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May 29, 1980


The opinion of the court was delivered by: NEAHER


On August 16, 1973, plaintiff applied to the New York District Office of the Small Business Administration ("SBA") for a disaster loan after severe storms had caused extensive flash floods in the area of Craryville, New York, the location of plaintiff's real property. Plaintiff applied for a loan in the amount of $ 784,000.00 pursuant to 15 U.S.C. Sec. 636 et seq. After an appraisal of the flood damage, the SBA approved a loan of $ 50,000.00 on January 31, 1974.

 During the summer of 1974, plaintiff made a request to the SBA for an increase in the amount of the loan. The SBA conducted a second appraisal apparently in early October 1974, but found no claim for additional loss verifiable. By letter dated October 8, 1974, the SBA notified plaintiff that its request for additional funds was denied. Plaintiff was further notified on November 7, 1974, that the loan had been reviewed by the New York District and Regional Offices, that the alleged disaster site had been inspected by loss verifiers from both the New York and Washington offices of the SBA, and that the amount of the loan approved fairly reflected the damage attributable to the flood.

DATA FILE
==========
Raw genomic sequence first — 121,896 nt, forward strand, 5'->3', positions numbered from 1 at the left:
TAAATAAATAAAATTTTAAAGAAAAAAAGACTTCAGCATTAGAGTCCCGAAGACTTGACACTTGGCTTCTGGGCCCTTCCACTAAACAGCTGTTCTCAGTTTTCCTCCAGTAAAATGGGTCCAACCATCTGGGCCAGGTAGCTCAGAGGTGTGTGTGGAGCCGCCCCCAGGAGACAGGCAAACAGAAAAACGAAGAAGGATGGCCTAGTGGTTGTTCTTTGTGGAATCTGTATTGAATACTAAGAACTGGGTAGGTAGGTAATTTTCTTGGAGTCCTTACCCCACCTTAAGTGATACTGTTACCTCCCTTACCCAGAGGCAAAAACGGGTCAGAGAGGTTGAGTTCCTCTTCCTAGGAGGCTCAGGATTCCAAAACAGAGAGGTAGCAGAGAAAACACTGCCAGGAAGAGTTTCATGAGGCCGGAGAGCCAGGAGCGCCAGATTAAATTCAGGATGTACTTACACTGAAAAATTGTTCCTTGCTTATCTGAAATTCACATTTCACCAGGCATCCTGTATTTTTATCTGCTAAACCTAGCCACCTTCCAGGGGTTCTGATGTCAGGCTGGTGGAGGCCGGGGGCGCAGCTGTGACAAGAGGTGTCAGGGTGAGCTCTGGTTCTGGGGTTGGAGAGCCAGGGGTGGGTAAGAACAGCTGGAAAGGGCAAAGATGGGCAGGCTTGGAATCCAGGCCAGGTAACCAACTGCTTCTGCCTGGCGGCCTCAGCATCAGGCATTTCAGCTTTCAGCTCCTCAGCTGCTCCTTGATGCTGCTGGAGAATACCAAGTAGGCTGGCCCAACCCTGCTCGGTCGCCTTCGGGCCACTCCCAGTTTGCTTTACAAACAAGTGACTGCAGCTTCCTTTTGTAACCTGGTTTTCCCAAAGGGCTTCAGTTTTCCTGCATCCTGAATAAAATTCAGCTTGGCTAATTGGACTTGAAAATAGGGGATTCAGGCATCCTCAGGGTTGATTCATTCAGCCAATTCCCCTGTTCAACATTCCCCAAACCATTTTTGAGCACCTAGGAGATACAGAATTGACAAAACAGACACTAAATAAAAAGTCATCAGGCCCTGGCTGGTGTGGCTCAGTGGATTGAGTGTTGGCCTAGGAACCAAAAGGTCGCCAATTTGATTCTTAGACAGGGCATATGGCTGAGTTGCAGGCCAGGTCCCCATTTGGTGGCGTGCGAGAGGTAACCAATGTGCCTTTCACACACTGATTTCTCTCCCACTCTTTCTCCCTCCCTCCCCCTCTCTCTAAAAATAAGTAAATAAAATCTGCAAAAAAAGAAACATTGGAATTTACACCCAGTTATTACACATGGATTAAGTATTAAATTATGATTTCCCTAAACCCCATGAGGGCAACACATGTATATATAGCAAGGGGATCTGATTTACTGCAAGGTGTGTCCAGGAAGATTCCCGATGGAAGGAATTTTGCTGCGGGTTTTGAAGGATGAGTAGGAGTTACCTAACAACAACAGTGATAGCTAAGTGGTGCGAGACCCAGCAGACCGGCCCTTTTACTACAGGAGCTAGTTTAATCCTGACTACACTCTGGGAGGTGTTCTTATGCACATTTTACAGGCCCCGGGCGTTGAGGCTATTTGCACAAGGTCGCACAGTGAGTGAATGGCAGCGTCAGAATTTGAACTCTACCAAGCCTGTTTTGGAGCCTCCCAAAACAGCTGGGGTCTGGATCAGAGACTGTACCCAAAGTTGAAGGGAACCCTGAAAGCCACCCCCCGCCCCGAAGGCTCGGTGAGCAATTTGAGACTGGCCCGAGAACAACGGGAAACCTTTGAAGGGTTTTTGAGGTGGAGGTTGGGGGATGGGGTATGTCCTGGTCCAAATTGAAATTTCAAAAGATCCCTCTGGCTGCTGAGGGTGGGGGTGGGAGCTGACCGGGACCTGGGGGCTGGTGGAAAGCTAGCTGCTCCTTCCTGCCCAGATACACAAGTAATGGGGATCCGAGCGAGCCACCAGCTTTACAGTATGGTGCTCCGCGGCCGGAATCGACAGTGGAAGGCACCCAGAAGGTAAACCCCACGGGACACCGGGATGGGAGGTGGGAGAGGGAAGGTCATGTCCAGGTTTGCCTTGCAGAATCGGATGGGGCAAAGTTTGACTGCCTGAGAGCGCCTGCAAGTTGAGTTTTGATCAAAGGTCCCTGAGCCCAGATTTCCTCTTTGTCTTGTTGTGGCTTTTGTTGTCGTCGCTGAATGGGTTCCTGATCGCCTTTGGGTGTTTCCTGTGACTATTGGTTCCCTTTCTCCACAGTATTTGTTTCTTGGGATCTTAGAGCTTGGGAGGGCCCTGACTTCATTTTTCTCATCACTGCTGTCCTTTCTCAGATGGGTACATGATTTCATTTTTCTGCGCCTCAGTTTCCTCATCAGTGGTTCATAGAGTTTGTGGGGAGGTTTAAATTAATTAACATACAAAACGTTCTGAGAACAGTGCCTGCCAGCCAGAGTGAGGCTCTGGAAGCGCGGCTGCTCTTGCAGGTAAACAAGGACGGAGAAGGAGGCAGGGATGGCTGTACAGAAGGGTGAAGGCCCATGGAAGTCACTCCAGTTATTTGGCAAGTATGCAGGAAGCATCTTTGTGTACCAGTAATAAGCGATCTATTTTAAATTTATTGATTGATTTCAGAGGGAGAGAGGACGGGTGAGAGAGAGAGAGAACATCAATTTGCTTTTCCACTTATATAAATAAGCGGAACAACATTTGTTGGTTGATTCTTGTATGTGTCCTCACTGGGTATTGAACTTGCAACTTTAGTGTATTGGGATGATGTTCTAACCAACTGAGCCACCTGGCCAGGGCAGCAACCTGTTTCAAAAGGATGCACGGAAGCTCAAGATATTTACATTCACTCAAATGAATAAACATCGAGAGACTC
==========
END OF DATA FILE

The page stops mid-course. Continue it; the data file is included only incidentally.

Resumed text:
Demonstrating dogged persistence in the face of these repeated denials, plaintiff on July 17, 1975, again requested that the loan be increased, this time to approximately $ 2,600,000.00. The SBA performed a Central office analysis and found the original amount of the loan proper. A financial analyst reviewed the prior findings of the two loss verifiers that "the facility was in complete disrepair prior to the flood and all but the approved $ 50,000.00 represents deferred maintainence (sic) and not eligible for SBA disaster assistance," and commented that "a vast misunderstanding exists on the part of the applicant on just what qualifies for disaster assistance." The determination of the financial analyst was upheld on July 31, 1975, by the Chief of the SBA's Program Operations Division. And on August 5, 1975, plaintiff was notified that the $ 50,000.00 was the maximum available to it as a disaster loan. This action followed.